Then Allah’s Messenger (peace be upon him) returned with the Inspiration and with his heart beating severely. Then he went to Khadīja bint al-Khuwaylid and said, “Cover me! Cover me!” They covered him till his fear was over and after that, he told her everything that had happened and said, “I fear that something may happen to me.”

Khadīja replied, “Never! By Allah, Allah will never disgrace you. You keep good relations with your kith and kin, help the poor and the destitute, serve your guests generously, and assist the deserving calamity-afflicted ones.”

Ṣaḥīḥ al-Bukhārī 1:3

Regarding the second set of verses, the following has been narrated as its reason for revelation.

Abū Huraira reported that Abū Jahl asked (people) whether Muhammad placed his face (on the ground) in their presence. It was said to him: Yes. He said: By Lāt and ʿUzza. If I were to see him do that, I would trample his neck, or I would smear his face with dust.

He came to Allah’s Messenger (peace be upon him) as he was engaged in prayer and thought of trampling his neck (and the people say) that he came near him but turned upon his heels and tried to repulse something with his hands. It was said to him: What is the matter with you?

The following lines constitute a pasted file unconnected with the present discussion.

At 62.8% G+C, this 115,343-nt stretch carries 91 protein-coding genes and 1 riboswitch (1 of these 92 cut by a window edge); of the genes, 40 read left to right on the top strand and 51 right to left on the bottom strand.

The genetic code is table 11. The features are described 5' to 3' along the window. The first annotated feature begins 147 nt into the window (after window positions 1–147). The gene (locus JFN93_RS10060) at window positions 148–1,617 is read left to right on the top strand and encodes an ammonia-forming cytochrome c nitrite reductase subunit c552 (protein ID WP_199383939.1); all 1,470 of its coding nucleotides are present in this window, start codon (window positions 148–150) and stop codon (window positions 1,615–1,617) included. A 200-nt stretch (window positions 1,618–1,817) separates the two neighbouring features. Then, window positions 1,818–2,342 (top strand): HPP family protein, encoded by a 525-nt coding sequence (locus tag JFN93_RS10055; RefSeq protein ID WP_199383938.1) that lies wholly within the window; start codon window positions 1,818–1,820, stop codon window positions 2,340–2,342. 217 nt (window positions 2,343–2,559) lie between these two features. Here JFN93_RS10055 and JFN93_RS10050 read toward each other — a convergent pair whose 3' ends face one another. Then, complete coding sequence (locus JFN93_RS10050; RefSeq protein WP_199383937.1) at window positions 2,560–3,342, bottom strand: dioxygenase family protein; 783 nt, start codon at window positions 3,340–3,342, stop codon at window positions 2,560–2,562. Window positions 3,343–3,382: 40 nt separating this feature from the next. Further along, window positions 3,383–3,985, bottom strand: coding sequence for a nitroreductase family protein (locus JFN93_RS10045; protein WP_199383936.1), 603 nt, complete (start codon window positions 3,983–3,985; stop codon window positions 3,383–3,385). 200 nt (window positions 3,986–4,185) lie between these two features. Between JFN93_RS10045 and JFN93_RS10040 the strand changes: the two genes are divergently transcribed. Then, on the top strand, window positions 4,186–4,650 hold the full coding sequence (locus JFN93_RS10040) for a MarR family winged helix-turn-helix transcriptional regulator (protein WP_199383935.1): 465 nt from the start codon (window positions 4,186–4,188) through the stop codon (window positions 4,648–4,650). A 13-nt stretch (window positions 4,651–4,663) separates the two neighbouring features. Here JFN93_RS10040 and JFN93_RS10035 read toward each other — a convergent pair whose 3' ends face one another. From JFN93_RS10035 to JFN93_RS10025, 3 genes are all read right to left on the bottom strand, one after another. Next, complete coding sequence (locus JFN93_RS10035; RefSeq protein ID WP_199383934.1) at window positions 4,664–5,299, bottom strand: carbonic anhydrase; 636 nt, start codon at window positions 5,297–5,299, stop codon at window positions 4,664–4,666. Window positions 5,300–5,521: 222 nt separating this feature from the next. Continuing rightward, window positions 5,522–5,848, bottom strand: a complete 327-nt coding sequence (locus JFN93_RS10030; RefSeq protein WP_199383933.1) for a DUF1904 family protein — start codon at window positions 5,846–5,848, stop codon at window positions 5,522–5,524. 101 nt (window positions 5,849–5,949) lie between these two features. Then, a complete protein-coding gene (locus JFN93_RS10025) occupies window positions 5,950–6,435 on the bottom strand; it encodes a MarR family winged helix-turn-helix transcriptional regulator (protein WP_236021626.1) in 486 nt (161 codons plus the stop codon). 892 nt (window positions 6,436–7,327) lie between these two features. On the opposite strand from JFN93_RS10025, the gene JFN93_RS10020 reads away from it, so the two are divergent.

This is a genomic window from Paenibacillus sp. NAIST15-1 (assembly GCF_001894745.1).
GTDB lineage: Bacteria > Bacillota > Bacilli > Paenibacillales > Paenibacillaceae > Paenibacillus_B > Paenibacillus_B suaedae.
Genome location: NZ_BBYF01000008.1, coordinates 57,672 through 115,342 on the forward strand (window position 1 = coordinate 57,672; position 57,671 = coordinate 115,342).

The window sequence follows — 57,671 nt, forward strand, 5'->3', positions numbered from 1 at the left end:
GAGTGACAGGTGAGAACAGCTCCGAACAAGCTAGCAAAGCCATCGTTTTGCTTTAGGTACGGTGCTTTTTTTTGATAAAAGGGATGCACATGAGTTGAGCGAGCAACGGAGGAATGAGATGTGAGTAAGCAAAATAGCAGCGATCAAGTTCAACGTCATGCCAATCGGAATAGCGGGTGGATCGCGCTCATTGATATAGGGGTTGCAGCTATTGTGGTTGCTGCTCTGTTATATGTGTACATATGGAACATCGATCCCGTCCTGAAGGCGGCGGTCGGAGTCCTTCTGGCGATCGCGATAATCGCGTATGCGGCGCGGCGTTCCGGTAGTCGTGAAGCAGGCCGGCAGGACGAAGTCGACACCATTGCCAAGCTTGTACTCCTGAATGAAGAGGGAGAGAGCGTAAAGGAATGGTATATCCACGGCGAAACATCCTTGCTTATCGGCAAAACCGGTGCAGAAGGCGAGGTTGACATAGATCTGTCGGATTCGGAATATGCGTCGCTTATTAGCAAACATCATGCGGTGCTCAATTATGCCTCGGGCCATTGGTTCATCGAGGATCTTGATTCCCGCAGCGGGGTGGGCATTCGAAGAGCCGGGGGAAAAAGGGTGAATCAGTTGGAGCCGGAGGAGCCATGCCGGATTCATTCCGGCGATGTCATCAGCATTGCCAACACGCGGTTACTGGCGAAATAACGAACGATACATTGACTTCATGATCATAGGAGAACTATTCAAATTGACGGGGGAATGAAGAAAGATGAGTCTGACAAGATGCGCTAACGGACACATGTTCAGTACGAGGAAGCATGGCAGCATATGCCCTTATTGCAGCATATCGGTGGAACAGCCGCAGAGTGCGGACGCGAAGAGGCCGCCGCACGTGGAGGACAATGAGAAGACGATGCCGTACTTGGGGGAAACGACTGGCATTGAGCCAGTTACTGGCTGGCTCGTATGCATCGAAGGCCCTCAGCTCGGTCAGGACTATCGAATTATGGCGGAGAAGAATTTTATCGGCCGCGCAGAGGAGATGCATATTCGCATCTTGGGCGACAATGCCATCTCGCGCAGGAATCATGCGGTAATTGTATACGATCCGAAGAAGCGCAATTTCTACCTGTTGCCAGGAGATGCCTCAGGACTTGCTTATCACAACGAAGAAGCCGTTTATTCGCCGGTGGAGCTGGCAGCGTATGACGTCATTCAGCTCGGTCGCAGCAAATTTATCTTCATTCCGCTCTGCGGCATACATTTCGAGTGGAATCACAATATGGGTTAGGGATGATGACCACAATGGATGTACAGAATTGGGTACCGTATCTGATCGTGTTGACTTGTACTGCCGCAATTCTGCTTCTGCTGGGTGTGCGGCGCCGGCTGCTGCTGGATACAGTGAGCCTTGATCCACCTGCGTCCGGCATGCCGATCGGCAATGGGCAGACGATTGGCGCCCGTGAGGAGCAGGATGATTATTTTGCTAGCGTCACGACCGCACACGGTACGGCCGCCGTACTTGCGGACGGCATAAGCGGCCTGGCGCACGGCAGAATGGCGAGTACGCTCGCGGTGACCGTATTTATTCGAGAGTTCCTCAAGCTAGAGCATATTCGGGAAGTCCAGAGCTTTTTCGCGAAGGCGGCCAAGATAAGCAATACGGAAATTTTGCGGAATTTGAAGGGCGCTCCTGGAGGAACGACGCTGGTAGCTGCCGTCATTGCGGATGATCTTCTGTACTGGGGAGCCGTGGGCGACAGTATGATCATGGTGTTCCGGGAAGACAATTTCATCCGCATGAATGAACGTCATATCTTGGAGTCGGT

He said: There is between me and him a ditch of fire and terror and wings. Thereupon Allah’s Messenger (may peace be upon him) said: If he were to come near me the angels would have torn him to pieces.

Then Allah, the Exalted and Glorious, revealed these verses; “In fact, man oversteps all bounds, because he looks upon himself as self-sufficient. Surely to your Lord is the return. Have you seen him who forbids a servant when he prays? Do you see if he is on the right way, or enjoins the observance of piety?

Do you see if he [Abū Jahl] disbelieves and turns away? Does he not know that Allah sees? Nay, if he desists not, We will seize him by the forelock, a lying, sinful forelock. Then let him summon his council. We will summon the guards of Hell. Nay! Obey not thou him, but kneel down, and come near.” (96:6-19).

Ṣaḥīḥ Muslim 52:41